2-21 Building a capable organization Allocating resources to strategy-critical activities Establishing strategy-supportive policies Instituting best practices and programs for continuous improvement Installing information, communication,| and operating systems Motivating people to pursue the target objectives Tying rewards to achievement of results Creating a strategy-supportive corporate culture Exerting the leadership necessary to drive the process forward and keep improving What Does Strategy Implementation Involve?
2-22 Evaluating Performance and Making Corrective Adjustments Tasks of crafting and implementing the strategy are not a one-time exercise Customer needs and competitive conditions change New opportunities appear; technology advances; any number of other outside developments occur One or more aspects of executing the strategy may not be going well New managers with different ideas take over Organizational learning occurs All these trigger a need for corrective actions and adjustments on an as-needed basis Phase 5 of the Strategy-Making Process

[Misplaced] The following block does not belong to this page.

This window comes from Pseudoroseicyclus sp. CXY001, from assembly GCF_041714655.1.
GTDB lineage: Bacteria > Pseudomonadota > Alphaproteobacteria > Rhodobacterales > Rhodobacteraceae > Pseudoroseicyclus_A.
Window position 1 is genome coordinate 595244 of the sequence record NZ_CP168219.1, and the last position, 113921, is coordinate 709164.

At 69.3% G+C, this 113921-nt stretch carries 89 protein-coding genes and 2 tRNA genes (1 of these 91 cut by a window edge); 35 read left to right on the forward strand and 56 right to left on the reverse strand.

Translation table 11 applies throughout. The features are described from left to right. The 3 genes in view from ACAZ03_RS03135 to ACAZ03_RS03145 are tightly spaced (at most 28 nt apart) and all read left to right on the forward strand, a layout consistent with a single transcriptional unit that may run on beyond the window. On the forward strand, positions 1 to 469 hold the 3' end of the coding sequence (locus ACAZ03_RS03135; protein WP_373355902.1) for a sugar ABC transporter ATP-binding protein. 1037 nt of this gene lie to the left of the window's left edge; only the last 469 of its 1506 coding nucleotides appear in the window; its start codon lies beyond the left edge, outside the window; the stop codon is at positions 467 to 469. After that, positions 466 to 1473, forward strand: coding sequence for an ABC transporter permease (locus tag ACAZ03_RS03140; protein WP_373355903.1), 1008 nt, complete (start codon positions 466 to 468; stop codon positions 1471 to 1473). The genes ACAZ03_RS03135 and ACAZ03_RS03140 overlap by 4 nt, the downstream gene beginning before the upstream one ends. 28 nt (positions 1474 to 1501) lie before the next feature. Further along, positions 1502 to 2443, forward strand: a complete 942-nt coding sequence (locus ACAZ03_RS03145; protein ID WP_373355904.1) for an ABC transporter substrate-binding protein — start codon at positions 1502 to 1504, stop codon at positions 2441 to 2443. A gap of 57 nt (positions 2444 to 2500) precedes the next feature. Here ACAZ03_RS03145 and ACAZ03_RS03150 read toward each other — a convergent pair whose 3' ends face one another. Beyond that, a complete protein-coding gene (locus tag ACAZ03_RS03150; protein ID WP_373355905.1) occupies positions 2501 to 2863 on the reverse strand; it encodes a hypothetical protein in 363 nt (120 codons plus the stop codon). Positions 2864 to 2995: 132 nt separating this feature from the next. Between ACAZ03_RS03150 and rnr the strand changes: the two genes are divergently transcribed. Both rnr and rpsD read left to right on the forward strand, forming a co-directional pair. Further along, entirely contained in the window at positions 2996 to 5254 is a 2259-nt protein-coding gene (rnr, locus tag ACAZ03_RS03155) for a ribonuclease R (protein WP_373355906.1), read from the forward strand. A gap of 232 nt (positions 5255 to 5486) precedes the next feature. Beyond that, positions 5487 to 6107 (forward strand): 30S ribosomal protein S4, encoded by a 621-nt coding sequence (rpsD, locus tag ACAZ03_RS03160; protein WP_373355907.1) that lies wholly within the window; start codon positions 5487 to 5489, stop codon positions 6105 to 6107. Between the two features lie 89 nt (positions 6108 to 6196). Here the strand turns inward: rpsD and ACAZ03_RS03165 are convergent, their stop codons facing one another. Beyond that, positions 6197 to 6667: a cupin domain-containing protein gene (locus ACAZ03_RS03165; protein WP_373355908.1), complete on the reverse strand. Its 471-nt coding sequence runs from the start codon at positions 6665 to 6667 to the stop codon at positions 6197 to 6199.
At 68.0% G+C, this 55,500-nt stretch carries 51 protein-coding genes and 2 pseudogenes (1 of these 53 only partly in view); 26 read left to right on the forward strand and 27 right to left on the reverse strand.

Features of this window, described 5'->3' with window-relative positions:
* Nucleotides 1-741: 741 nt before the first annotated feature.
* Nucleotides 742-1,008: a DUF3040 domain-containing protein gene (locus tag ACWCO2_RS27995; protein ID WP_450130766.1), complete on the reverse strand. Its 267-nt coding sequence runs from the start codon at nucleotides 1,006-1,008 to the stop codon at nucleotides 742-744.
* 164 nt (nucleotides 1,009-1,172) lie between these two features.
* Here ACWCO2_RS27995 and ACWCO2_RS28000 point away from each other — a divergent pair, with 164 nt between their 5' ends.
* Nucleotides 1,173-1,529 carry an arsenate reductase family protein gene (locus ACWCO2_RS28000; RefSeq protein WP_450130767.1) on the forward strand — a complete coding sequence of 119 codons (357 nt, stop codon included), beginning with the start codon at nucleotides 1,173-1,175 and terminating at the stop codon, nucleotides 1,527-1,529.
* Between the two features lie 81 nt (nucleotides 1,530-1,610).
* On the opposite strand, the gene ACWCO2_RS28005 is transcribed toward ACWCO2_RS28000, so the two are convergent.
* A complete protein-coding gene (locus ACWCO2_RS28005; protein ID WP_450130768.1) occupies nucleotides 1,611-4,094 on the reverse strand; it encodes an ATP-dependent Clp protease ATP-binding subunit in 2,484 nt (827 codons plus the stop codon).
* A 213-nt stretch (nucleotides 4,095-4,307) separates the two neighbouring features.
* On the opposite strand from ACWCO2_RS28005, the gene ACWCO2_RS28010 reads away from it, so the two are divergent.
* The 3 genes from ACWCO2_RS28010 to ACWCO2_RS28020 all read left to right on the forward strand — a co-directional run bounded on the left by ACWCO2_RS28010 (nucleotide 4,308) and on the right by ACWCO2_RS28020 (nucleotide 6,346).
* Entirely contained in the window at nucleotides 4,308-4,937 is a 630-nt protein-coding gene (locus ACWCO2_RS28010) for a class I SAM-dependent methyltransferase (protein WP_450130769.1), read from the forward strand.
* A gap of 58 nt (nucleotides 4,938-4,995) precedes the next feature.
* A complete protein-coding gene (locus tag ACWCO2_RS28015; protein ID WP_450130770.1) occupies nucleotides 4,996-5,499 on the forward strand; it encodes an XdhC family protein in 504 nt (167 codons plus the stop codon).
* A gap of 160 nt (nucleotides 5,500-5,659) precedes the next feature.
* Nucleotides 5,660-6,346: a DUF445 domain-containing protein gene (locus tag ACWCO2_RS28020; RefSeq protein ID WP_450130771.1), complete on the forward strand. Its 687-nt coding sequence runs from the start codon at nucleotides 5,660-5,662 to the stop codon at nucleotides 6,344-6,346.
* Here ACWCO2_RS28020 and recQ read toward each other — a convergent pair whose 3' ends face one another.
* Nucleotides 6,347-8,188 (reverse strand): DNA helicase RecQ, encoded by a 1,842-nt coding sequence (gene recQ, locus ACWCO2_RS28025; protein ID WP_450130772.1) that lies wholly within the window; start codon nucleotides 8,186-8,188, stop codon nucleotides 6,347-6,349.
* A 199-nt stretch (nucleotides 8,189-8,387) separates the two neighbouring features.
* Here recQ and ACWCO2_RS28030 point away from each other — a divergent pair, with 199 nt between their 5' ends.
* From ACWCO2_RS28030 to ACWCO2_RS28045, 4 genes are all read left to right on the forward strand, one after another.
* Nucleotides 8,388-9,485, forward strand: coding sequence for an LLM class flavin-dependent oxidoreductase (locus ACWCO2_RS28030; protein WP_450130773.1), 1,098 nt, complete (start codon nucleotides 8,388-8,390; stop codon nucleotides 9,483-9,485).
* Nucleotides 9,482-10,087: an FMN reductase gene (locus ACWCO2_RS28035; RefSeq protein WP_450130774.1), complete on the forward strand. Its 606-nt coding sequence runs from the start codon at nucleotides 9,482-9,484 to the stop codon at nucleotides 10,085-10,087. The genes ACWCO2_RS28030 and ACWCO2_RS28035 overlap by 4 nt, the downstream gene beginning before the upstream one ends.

2-23 Exercise strong oversight to ensure five tasks of strategic management are executed to benefit Shareholders or Stakeholders Make sure executive actions are not only proper but also aligned with interests of stakeholders Corporate Governance: Strategic Role of a Board of Directors
2-24 Obligations of a Board of Directors Be inquiring critics and overseers Evaluate caliber of senior executives’ strategy- making and strategy-executing skills Institute a compensation plan for top executives rewarding them for results that serve interests of Stakeholders and Shareholders Oversee a company’s financial accounting and reporting practices